Sample — to Hold-Mode Specifications

The switching from sample to hold mode is accompanied by transients that appear in the output. The time it takes for these transients to settle within a given error bound is called the settling time, similar to the corresponding sample-mode

Sample - to Hold-Mode Specifications

End point = P2



Gain error = 1 — tan в

Start point = P1


specification discussed in the preceding subsection. This non­ideal behavior is shown in Fig. 3. Another nonideal effect is also presented in Fig. 3 and is called the pedestal error. This error appears as an offset in the output signal and is due to charge injected from the sampling switch, which could be dependent on the input signal, implying nonlinearity.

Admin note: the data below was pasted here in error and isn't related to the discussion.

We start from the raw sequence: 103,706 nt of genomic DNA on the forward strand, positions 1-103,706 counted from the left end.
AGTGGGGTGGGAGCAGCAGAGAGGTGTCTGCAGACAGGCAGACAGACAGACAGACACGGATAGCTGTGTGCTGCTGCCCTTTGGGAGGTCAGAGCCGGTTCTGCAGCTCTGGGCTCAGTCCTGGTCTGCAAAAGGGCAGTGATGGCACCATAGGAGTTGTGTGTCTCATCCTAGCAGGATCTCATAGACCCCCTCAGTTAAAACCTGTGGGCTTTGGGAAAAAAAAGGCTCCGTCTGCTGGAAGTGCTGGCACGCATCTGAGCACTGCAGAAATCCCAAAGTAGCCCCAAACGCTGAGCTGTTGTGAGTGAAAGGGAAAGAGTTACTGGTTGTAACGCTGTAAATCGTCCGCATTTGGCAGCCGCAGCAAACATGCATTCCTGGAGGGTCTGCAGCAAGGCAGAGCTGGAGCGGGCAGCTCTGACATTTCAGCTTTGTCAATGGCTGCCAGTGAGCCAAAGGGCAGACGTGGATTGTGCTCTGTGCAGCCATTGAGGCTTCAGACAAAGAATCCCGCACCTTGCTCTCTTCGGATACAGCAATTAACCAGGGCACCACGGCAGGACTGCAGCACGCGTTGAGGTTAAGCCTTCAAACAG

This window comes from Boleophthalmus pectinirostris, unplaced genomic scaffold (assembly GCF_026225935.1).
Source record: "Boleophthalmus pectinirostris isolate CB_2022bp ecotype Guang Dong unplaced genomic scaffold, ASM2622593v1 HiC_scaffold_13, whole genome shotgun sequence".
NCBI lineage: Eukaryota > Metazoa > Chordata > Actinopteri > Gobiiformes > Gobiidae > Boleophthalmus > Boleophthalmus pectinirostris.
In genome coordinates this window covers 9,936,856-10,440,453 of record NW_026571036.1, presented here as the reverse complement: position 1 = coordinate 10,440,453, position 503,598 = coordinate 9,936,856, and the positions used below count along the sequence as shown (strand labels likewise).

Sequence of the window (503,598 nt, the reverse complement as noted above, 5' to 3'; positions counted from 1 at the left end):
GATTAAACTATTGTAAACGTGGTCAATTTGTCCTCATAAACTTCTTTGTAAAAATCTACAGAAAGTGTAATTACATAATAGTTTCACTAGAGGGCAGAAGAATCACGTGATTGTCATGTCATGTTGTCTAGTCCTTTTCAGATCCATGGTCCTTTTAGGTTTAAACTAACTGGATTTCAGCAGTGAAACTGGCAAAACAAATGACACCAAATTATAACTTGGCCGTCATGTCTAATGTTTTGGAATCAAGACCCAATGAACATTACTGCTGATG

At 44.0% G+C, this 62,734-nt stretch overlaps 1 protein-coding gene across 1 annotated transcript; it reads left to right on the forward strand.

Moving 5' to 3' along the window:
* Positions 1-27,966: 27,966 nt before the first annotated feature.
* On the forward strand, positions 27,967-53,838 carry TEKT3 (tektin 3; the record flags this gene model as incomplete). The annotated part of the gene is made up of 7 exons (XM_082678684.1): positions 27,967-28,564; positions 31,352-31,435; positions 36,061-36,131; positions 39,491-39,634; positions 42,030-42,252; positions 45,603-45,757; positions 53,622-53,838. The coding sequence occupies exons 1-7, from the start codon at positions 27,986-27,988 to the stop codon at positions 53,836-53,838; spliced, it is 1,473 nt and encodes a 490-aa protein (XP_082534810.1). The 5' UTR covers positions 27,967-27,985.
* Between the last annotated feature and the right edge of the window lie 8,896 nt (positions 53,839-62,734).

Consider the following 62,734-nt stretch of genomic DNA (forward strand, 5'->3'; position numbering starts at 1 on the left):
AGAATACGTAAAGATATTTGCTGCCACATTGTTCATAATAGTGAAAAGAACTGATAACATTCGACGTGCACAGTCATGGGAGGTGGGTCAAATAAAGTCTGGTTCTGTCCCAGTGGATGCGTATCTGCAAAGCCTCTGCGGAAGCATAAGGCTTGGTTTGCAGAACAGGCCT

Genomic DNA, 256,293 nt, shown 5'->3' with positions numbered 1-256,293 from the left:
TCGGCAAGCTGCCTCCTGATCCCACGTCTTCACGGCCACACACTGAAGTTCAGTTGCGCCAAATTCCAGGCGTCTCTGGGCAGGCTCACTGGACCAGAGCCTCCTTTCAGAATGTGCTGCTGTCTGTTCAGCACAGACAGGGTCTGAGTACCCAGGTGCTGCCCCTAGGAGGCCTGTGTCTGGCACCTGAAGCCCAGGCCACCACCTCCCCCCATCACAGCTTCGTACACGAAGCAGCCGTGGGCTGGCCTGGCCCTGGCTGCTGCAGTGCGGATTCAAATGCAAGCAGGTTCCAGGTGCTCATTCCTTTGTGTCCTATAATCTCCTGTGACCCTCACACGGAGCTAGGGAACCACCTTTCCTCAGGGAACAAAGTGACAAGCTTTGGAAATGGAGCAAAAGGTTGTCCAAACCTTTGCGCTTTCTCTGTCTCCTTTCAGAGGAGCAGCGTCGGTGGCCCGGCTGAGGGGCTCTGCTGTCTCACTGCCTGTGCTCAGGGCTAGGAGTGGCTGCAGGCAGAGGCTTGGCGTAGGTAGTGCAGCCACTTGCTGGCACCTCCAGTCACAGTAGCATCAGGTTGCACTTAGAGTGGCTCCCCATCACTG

Aperture time is another important specification and is de­fined as the amount of time it takes for the sampling switch to open. This is attributed to the finite slope of the clock and a gradual transition of the sampling switch from a low-imped — ance (closed) to a high-impedance (opened) state. The signal stored at the output is a function of the aperture delay ta, the analog delay tda of the signal through the sample-and-hold cir­cuit, and the digital delay tdd of the clock signal that turns off the switch. It can be ultimately characterized as shown in Fig. 4 by an effective aperture time teff. The analog delay is caused by the frequency response of the sample-and-hold cir­cuit, and the digital delay is produced by any logic in the path of the external clock to the switch. The aperture jitter is the variation in the hold signal delay. In some applications, such as analog-to-digital data conversion, a constant delay in the sampling time is not important. However, aperture jitter could be extremely damaging, adding significant noise to the output signal and effectively lowering the resolution of the system.

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